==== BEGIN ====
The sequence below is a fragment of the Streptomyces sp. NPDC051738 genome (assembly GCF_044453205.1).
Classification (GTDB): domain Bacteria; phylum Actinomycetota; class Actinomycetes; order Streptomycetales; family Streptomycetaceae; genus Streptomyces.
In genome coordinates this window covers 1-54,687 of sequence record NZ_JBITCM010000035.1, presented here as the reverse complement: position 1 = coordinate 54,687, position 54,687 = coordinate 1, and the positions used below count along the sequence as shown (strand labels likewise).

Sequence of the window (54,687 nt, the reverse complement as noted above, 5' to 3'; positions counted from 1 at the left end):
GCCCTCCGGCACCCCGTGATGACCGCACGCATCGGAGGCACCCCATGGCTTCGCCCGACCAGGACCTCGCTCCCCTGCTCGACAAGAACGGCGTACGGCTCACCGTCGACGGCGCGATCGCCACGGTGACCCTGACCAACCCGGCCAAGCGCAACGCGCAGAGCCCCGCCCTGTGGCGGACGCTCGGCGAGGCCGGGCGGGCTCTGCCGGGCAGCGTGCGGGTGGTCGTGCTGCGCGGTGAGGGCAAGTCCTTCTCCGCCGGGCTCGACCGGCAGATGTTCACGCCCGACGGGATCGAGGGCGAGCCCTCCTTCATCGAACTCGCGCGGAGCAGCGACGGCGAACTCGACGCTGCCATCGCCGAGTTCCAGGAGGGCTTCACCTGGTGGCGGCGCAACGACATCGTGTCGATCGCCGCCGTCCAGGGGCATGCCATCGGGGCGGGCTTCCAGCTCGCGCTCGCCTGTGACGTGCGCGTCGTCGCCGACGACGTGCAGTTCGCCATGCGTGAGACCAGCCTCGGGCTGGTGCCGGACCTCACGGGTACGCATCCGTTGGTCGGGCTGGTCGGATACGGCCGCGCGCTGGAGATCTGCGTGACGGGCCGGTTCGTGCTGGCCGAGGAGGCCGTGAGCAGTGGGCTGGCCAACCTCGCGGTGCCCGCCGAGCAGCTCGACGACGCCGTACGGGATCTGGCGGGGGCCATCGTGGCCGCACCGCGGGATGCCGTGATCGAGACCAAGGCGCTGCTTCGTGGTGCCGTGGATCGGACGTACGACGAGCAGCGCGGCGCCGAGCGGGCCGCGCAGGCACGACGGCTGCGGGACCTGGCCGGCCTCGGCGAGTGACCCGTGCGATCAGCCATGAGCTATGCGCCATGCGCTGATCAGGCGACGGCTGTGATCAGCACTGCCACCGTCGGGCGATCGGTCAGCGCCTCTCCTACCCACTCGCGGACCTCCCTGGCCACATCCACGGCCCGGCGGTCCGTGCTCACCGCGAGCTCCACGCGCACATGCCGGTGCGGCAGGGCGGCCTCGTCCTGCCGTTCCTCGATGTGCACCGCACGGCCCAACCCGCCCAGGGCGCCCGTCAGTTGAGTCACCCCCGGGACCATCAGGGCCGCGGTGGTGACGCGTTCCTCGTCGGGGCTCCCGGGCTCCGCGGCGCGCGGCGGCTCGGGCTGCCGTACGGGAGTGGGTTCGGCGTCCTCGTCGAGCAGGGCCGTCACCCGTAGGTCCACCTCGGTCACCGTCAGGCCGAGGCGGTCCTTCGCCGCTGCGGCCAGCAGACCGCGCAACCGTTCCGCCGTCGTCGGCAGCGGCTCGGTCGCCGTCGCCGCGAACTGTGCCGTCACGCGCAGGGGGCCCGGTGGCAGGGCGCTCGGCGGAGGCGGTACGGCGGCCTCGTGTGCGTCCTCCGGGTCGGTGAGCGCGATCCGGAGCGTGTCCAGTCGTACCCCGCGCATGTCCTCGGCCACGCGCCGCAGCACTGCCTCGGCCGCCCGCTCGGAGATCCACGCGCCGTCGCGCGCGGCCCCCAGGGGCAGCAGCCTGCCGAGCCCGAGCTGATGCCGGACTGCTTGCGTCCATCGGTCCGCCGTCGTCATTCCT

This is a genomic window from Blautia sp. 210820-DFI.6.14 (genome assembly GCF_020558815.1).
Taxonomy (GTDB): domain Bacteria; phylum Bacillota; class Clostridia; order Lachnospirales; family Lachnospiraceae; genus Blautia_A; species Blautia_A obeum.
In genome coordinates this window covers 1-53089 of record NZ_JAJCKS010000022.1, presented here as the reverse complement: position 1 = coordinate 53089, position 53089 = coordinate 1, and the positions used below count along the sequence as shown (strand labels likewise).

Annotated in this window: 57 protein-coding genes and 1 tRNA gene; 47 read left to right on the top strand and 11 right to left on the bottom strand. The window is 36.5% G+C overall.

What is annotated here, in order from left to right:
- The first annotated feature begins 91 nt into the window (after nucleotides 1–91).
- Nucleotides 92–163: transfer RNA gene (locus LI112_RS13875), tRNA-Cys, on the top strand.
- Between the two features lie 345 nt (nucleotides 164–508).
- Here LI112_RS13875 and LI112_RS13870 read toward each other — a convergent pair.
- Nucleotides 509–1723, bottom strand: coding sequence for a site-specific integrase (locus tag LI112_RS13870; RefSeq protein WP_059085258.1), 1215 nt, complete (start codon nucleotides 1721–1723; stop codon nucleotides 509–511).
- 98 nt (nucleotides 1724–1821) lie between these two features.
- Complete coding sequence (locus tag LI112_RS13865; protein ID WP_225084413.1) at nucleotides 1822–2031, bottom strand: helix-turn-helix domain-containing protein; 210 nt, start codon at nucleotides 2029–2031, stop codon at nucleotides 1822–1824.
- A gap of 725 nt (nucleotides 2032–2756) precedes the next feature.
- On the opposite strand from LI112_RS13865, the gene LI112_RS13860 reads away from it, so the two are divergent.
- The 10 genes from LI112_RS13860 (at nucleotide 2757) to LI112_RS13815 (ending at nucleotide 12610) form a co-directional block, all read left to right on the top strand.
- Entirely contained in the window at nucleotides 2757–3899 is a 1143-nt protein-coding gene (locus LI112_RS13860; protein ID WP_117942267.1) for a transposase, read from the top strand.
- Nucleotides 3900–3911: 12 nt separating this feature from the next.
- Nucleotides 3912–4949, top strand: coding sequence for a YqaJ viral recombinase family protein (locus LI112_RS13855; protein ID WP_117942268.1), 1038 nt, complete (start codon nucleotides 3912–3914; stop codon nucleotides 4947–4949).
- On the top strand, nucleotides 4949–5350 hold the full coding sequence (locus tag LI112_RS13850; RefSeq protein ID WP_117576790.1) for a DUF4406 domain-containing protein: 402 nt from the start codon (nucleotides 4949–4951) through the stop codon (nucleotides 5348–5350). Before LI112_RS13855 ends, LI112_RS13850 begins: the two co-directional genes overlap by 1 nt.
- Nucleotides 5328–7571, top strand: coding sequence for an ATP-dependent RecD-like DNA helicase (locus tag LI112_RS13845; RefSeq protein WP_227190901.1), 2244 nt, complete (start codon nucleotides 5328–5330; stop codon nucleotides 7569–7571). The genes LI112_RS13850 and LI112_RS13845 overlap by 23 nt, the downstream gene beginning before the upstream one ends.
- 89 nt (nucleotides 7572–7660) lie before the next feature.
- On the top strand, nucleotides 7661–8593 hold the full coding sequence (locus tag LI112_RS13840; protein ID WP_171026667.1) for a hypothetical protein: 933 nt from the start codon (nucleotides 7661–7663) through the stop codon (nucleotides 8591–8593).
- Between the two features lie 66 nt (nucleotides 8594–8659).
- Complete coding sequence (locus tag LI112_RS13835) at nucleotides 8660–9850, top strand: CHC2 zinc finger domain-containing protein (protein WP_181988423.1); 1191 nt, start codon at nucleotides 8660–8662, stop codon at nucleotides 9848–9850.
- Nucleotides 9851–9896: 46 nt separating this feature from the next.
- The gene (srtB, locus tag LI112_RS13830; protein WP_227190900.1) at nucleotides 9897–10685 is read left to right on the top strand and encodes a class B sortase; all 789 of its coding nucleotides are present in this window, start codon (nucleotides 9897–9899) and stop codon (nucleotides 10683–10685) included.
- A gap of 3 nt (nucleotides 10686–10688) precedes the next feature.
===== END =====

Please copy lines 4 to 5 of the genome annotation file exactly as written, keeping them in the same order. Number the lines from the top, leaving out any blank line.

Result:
Sequence of the window (54,687 nt, the reverse complement as noted above, 5' to 3'; positions counted from 1 at the left end):
GCCCTCCGGCACCCCGTGATGACCGCACGCATCGGAGGCACCCCATGGCTTCGCCCGACCAGGACCTCGCTCCCCTGCTCGACAAGAACGGCGTACGGCTCACCGTCGACGGCGCGATCGCCACGGTGACCCTGACCAACCCGGCCAAGCGCAACGCGCAGAGCCCCGCCCTGTGGCGGACGCTCGGCGAGGCCGGGCGGGCTCTGCCGGGCAGCGTGCGGGTGGTCGTGCTGCGCGGTGAGGGCAAGTCCTTCTCCGCCGGGCTCGACCGGCAGATGTTCACGCCCGACGGGATCGAGGGCGAGCCCTCCTTCATCGAACTCGCGCGGAGCAGCGACGGCGAACTCGACGCTGCCATCGCCGAGTTCCAGGAGGGCTTCACCTGGTGGCGGCGCAACGACATCGTGTCGATCGCCGCCGTCCAGGGGCATGCCATCGGGGCGGGCTTCCAGCTCGCGCTCGCCTGTGACGTGCGCGTCGTCGCCGACGACGTGCAGTTCGCCATGCGTGAGACCAGCCTCGGGCTGGTGCCGGACCTCACGGGTACGCATCCGTTGGTCGGGCTGGTCGGATACGGCCGCGCGCTGGAGATCTGCGTGACGGGCCGGTTCGTGCTGGCCGAGGAGGCCGTGAGCAGTGGGCTGGCCAACCTCGCGGTGCCCGCCGAGCAGCTCGACGACGCCGTACGGGATCTGGCGGGGGCCATCGTGGCCGCACCGCGGGATGCCGTGATCGAGACCAAGGCGCTGCTTCGTGGTGCCGTGGATCGGACGTACGACGAGCAGCGCGGCGCCGAGCGGGCCGCGCAGGCACGACGGCTGCGGGACCTGGCCGGCCTCGGCGAGTGACCCGTGCGATCAGCCATGAGCTATGCGCCATGCGCTGATCAGGCGACGGCTGTGATCAGCACTGCCACCGTCGGGCGATCGGTCAGCGCCTCTCCTACCCACTCGCGGACCTCCCTGGCCACATCCACGGCCCGGCGGTCCGTGCTCACCGCGAGCTCCACGCGCACATGCCGGTGCGGCAGGGCGGCCTCGTCCTGCCGTTCCTCGATGTGCACCGCACGGCCCAACCCGCCCAGGGCGCCCGTCAGTTGAGTCACCCCCGGGACCATCAGGGCCGCGGTGGTGACGCGTTCCTCGTCGGGGCTCCCGGGCTCCGCGGCGCGCGGCGGCTCGGGCTGCCGTACGGGAGTGGGTTCGGCGTCCTCGTCGAGCAGGGCCGTCACCCGTAGGTCCACCTCGGTCACCGTCAGGCCGAGGCGGTCCTTCGCCGCTGCGGCCAGCAGACCGCGCAACCGTTCCGCCGTCGTCGGCAGCGGCTCGGTCGCCGTCGCCGCGAACTGTGCCGTCACGCGCAGGGGGCCCGGTGGCAGGGCGCTCGGCGGAGGCGGTACGGCGGCCTCGTGTGCGTCCTCCGGGTCGGTGAGCGCGATCCGGAGCGTGTCCAGTCGTACCCCGCGCATGTCCTCGGCCACGCGCCGCAGCACTGCCTCGGCCGCCCGCTCGGAGATCCACGCGCCGTCGCGCGCGGCCCCCAGGGGCAGCAGCCTGCCGAGCCCGAGCTGATGCCGGACTGCTTGCGTCCATCGGTCCGCCGTCGTCATTCCT